FIG. 2 depicts a cutaway view of the device shown in FIG. 1. Blade plate 40 is mounted on anvil 45 to form a blade assembly 50 (see also FIG. 3). Blade plate 40 comprises blades 41, 42. Anvil 45 comprises blades 46, 47. Blade assembly 50 is attached to motor 20 by means of gears 61, 62, cam 70 and linkage 72. When the motor is activated via battery power or electrical power, the blades will vigorously vibrate horizontally. This action produces enough movement to effectively cut hairs without yanking them from their roots. A motor such as the Mabuchi #RC-280 RA-2485 can be suitable with this embodiment. In addition, it is contemplated that spur gears having a gear ratio of 1:1 can be utilized. Other ratios could be used to accommodate variations in speed. In one embodiment, a 24DP spur gear, model 24DP-36T-1.50PD was selected for use.

Other configurations of the components of the disclosed device could be employed if suitable. Further, one having skill in the art would recognize that the disclosed device could be activated by known means such as a switch or button, the location of which would be suitably located for ease and for safety. In addition, the device contemplates the accommodation of variable speeds for user convenience.

FIG. 3 depicts an exploded view of the device shown in FIGS. 1, 6. Upper portion 11A takes the form of a shell to accommodate the internal components of the disclosed device. Thus, an undersection of portion 11A can be hollow. In a solid construction, portion 11A could comprise depressions to seat the various components. Cover plate 80 serves to enclose the internal components of the disclosed device and can be fastened in place by known means. Gears 61, 62 can be mounted on pins 81, 82, respectively.

In this embodiment, motor 20 and motor housing 25 are mounted on portion 11A so as to provide a right-handed embodiment. Base 10 comprises receiver hole 9 to receive shaft 21 of motor 20 therethrough. An end of shaft 21 engages drive nut 71 mountable to cam 70. Pin 43 engages a receiver end of linkage 72. Motor housing 25 is seated in depression or groove 5 where it can be fastened by known means. For example, an adhesive material may be used to fasten the motor housing. In other embodiments, it is contemplated that a twist-to-lock mechanism could be more suitable.

One having skill in the art would recognize that it may be desirable to reverse the mount of motor 20 and motor housing 25 on portion 11A so as to provide a left-handed embodiment. Such a modification and variation can be made and still the result will come within the scope of the disclosure. It is contemplated that other embodiments may accommodate a reversible motor as shown in FIG. 4A. Tool 2 could comprise components as shown in FIG. 4B to allow a user to switch from a right-handed use to a left-handed use, and vice versa. In this alternate embodiment, both ends of portion 11A could comprise grooves 12, 13 or none at all.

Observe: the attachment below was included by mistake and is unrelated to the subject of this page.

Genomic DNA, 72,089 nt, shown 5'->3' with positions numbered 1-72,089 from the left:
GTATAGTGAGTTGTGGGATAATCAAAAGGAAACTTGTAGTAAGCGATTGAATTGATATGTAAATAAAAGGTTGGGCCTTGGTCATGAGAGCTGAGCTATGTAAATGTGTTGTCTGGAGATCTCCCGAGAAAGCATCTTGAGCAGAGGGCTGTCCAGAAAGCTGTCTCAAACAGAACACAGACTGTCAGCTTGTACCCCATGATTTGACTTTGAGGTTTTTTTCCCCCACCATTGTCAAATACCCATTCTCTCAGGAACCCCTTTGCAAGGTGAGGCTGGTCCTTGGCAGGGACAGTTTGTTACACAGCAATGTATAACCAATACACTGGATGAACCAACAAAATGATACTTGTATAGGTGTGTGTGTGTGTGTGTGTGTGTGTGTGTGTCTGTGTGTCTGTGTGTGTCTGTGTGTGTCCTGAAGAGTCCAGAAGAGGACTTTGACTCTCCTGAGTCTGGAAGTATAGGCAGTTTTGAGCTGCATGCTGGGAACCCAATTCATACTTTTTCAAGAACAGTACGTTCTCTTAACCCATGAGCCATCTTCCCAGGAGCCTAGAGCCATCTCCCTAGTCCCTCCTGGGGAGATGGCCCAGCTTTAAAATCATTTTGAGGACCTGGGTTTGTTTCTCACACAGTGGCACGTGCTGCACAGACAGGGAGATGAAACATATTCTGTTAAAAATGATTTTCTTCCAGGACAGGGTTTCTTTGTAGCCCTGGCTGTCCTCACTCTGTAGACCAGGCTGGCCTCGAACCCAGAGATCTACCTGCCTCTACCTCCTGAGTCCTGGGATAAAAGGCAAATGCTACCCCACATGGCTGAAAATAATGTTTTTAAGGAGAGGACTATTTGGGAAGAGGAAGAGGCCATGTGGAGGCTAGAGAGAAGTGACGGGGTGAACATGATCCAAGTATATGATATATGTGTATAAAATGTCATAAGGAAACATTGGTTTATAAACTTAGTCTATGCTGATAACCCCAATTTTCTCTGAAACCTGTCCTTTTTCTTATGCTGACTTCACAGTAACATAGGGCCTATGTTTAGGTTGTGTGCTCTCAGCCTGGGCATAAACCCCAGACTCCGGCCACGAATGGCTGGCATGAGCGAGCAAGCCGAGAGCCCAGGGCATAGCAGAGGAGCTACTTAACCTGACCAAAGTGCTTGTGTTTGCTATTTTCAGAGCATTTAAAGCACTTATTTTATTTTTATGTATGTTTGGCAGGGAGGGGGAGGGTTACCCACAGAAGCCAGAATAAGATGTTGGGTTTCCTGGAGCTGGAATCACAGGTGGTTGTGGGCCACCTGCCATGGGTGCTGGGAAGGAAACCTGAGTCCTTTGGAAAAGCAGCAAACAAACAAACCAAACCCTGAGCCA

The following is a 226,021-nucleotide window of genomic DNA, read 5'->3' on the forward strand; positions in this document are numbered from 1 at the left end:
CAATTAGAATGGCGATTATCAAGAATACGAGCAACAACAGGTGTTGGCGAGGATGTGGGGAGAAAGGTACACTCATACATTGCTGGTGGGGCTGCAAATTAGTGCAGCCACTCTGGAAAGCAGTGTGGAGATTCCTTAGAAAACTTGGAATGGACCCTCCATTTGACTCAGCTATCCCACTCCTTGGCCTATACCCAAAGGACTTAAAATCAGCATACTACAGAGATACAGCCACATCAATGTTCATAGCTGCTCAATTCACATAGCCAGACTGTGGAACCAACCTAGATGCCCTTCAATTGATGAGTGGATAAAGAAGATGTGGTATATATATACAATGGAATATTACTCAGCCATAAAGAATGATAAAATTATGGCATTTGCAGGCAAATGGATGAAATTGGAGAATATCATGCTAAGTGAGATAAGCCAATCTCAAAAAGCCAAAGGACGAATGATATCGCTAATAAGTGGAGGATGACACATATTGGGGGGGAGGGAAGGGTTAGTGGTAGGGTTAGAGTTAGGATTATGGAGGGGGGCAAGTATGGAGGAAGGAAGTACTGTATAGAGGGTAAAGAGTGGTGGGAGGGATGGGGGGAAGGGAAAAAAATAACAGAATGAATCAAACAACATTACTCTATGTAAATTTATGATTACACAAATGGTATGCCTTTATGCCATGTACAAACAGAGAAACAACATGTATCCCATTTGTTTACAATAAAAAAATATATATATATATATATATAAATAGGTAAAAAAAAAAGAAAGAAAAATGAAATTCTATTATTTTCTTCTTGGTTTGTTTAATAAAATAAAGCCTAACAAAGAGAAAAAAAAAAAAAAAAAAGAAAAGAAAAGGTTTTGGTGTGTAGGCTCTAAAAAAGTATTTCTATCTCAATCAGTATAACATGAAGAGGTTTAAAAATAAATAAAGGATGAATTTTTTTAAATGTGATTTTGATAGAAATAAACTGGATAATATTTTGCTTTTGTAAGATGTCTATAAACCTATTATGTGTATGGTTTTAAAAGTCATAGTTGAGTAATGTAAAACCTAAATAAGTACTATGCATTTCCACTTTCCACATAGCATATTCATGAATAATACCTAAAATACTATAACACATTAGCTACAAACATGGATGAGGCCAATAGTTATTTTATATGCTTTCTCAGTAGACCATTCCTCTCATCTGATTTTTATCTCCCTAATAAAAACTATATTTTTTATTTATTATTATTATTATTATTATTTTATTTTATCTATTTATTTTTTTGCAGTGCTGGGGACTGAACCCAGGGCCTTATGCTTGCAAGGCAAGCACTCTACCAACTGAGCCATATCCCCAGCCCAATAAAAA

Referring again to FIG. 3, it has been stated that blade plate 40 is mounted on anvil 45 to form blade assembly 50. Blade assembly 50 is attached to lower portion 11B by known means. A comb attachment 30 can be mounted thereto to provide for a clipper guide. If desired, a user may interchange a variety of comb attachments that adjust the length of a cut. In addition, blade assemblies of varying length could be provided to facilitate ease of use. For example, a longer blade length could result in fewer strokes needed to adequately trim a target's hair or fur as desired. In one embodiment, a blade length of about 2 inches was found to be useful. The stainless steel blades of the disclosed device can be photo-etched and serrated to provide a sharp cutting edge.

In addition, the blade assembly can be designed to provide an adequate camber to follow a target's contours. See for example FIG. 5 which depicts a cutaway view of an alternate embodiment of the disclosed device. Blade plate 140 is mounted on anvil 145 to form a blade assembly 150 having a positive camber or curvature. Although not shown, it is contemplated that in some embodiments a negative camber could be useful.

As shown in FIG. 3, tool 1 can comprise a finger sleeve 90. To install this embodiment of sleeve 90, each of tabs 91 can be inserted through a respective receiving slot 102. An end of tab 91 folds upwardly to envelop a respective portion of rail 100 and may be secured in place by known means. For example, hook and loop closure 92 or snap button fasteners can be utilized. In other embodiments, sleeve 90 can be snap-mounted into place on housing 11. Alternately, a tongue and groove attachment could be used to enable sleeve 90 to slide into place on housing 11.